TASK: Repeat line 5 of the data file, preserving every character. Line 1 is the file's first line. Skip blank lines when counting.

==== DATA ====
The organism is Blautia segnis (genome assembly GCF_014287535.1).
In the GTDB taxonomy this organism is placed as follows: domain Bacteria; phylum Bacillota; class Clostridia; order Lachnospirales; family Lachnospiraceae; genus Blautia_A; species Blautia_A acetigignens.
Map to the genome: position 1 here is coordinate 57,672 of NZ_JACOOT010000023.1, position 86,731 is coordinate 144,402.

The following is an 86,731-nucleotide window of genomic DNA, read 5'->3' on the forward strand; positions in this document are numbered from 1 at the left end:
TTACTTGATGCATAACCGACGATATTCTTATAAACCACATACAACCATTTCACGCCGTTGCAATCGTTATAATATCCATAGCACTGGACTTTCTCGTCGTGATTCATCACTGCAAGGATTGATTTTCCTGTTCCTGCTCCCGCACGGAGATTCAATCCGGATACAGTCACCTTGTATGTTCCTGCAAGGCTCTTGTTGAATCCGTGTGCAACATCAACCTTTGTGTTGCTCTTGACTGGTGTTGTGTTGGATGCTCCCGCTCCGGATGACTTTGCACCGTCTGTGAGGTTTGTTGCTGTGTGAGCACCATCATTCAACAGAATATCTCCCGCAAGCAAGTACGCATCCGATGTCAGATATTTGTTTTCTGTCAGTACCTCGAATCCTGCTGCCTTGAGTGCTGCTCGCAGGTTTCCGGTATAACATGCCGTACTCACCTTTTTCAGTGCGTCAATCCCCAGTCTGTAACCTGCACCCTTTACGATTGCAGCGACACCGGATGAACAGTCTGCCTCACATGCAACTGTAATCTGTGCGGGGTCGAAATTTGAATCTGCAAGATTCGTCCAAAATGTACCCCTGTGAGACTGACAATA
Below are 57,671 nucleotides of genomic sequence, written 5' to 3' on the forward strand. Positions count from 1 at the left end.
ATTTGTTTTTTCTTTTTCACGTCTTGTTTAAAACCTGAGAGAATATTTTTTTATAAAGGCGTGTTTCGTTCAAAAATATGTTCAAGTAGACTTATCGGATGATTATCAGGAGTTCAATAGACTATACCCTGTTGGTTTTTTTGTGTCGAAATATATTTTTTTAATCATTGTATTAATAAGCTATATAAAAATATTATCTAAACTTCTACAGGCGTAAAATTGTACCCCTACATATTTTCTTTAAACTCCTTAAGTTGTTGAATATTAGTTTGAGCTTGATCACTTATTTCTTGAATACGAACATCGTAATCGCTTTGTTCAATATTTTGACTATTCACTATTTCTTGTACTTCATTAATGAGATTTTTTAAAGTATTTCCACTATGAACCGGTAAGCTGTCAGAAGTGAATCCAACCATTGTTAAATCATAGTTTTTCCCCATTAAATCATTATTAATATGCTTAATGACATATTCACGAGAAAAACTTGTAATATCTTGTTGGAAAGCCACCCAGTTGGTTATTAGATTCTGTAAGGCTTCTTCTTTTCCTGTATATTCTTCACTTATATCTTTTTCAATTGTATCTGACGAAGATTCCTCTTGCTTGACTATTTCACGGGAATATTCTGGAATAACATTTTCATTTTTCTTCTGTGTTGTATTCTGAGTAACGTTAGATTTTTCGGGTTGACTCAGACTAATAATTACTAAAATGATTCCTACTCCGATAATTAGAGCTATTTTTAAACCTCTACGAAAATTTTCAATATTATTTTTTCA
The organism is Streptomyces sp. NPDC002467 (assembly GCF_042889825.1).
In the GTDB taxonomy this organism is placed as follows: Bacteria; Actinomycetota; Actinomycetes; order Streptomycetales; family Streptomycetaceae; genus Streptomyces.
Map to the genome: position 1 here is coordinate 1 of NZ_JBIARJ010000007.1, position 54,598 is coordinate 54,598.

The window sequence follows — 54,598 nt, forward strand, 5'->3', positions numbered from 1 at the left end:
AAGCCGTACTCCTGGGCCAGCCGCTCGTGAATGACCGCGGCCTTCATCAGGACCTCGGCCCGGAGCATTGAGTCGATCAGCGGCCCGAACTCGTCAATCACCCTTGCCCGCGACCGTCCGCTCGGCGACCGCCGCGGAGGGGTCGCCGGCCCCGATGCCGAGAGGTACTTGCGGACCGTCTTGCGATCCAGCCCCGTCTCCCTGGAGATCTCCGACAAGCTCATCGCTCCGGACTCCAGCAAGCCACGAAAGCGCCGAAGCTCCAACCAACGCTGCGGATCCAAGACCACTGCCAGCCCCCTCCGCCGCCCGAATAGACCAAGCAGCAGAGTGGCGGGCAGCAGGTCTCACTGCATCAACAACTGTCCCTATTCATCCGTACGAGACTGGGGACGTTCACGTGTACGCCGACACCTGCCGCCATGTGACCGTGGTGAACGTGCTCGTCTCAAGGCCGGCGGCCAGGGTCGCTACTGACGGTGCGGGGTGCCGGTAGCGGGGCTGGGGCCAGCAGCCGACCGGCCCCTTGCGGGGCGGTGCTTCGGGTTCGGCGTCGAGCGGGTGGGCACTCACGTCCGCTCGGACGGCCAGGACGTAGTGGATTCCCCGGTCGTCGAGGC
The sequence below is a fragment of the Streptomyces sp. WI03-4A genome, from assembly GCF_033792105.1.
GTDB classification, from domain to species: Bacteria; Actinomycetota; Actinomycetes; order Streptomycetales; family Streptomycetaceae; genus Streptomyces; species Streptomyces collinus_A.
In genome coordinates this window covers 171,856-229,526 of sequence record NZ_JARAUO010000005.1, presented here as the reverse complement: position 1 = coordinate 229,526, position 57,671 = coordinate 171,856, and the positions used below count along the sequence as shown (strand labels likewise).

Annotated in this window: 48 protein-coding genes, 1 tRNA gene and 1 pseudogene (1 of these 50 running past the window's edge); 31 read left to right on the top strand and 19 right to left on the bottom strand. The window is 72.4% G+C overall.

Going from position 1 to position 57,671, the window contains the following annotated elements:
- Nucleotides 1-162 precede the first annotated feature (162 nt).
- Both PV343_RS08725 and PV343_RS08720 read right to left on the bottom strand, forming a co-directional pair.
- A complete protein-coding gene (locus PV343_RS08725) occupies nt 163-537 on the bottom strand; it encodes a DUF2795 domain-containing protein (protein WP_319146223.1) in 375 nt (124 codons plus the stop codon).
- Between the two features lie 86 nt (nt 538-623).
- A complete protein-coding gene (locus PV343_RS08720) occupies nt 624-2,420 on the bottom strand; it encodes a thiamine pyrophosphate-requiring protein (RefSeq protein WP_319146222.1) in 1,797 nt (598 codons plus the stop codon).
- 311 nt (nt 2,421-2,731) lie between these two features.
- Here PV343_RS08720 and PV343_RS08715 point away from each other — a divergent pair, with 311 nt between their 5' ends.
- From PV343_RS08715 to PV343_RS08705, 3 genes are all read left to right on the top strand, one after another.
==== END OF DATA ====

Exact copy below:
TTACTTGATGCATAACCGACGATATTCTTATAAACCACATACAACCATTTCACGCCGTTGCAATCGTTATAATATCCATAGCACTGGACTTTCTCGTCGTGATTCATCACTGCAAGGATTGATTTTCCTGTTCCTGCTCCCGCACGGAGATTCAATCCGGATACAGTCACCTTGTATGTTCCTGCAAGGCTCTTGTTGAATCCGTGTGCAACATCAACCTTTGTGTTGCTCTTGACTGGTGTTGTGTTGGATGCTCCCGCTCCGGATGACTTTGCACCGTCTGTGAGGTTTGTTGCTGTGTGAGCACCATCATTCAACAGAATATCTCCCGCAAGCAAGTACGCATCCGATGTCAGATATTTGTTTTCTGTCAGTACCTCGAATCCTGCTGCCTTGAGTGCTGCTCGCAGGTTTCCGGTATAACATGCCGTACTCACCTTTTTCAGTGCGTCAATCCCCAGTCTGTAACCTGCACCCTTTACGATTGCAGCGACACCGGATGAACAGTCTGCCTCACATGCAACTGTAATCTGTGCGGGGTCGAAATTTGAATCTGCAAGATTCGTCCAAAATGTACCCCTGTGAGACTGACAATA